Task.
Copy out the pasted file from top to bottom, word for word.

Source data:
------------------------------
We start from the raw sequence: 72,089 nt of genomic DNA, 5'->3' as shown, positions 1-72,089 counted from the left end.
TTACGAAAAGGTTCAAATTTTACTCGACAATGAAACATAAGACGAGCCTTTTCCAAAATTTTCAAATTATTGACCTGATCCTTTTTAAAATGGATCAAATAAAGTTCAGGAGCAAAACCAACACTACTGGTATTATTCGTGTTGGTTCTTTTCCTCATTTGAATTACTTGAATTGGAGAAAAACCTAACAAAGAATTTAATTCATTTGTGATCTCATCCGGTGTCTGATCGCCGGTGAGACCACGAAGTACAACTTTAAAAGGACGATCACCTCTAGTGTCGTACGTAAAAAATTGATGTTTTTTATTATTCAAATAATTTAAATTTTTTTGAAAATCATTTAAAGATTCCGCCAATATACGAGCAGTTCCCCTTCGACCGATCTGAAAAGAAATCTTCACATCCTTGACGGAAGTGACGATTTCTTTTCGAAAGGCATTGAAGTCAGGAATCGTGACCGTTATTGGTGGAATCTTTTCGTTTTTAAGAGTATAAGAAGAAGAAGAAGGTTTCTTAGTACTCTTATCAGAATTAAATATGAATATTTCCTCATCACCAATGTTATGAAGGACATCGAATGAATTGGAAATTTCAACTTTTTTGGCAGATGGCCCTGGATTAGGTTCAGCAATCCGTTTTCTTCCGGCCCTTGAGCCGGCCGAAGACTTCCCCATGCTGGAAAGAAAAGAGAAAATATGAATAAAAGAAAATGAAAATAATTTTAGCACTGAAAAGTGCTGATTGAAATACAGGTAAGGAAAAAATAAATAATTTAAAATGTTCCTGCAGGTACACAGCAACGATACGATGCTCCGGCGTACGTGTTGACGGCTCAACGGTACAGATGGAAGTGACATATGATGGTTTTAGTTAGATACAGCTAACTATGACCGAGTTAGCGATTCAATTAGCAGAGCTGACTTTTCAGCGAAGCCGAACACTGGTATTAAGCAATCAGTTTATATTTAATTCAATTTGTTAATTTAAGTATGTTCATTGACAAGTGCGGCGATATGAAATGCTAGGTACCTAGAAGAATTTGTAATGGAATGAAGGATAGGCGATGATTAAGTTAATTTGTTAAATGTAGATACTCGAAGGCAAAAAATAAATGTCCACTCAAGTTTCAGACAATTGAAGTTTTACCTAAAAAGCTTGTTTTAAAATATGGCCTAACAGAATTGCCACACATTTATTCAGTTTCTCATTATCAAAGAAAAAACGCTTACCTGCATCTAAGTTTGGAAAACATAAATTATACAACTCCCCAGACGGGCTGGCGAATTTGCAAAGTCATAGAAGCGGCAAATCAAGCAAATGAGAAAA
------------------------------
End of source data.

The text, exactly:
We start from the raw sequence: 72,089 nt of genomic DNA, 5'->3' as shown, positions 1-72,089 counted from the left end.
TTACGAAAAGGTTCAAATTTTACTCGACAATGAAACATAAGACGAGCCTTTTCCAAAATTTTCAAATTATTGACCTGATCCTTTTTAAAATGGATCAAATAAAGTTCAGGAGCAAAACCAACACTACTGGTATTATTCGTGTTGGTTCTTTTCCTCATTTGAATTACTTGAATTGGAGAAAAACCTAACAAAGAATTTAATTCATTTGTGATCTCATCCGGTGTCTGATCGCCGGTGAGACCACGAAGTACAACTTTAAAAGGACGATCACCTCTAGTGTCGTACGTAAAAAATTGATGTTTTTTATTATTCAAATAATTTAAATTTTTTTGAAAATCATTTAAAGATTCCGCCAATATACGAGCAGTTCCCCTTCGACCGATCTGAAAAGAAATCTTCACATCCTTGACGGAAGTGACGATTTCTTTTCGAAAGGCATTGAAGTCAGGAATCGTGACCGTTATTGGTGGAATCTTTTCGTTTTTAAGAGTATAAGAAGAAGAAGAAGGTTTCTTAGTACTCTTATCAGAATTAAATATGAATATTTCCTCATCACCAATGTTATGAAGGACATCGAATGAATTGGAAATTTCAACTTTTTTGGCAGATGGCCCTGGATTAGGTTCAGCAATCCGTTTTCTTCCGGCCCTTGAGCCGGCCGAAGACTTCCCCATGCTGGAAAGAAAAGAGAAAATATGAATAAAAGAAAATGAAAATAATTTTAGCACTGAAAAGTGCTGATTGAAATACAGGTAAGGAAAAAATAAATAATTTAAAATGTTCCTGCAGGTACACAGCAACGATACGATGCTCCGGCGTACGTGTTGACGGCTCAACGGTACAGATGGAAGTGACATATGATGGTTTTAGTTAGATACAGCTAACTATGACCGAGTTAGCGATTCAATTAGCAGAGCTGACTTTTCAGCGAAGCCGAACACTGGTATTAAGCAATCAGTTTATATTTAATTCAATTTGTTAATTTAAGTATGTTCATTGACAAGTGCGGCGATATGAAATGCTAGGTACCTAGAAGAATTTGTAATGGAATGAAGGATAGGCGATGATTAAGTTAATTTGTTAAATGTAGATACTCGAAGGCAAAAAATAAATGTCCACTCAAGTTTCAGACAATTGAAGTTTTACCTAAAAAGCTTGTTTTAAAATATGGCCTAACAGAATTGCCACACATTTATTCAGTTTCTCATTATCAAAGAAAAAACGCTTACCTGCATCTAAGTTTGGAAAACATAAATTATACAACTCCCCAGACGGGCTGGCGAATTTGCAAAGTCATAGAAGCGGCAAATCAAGCAAATGAGAAAA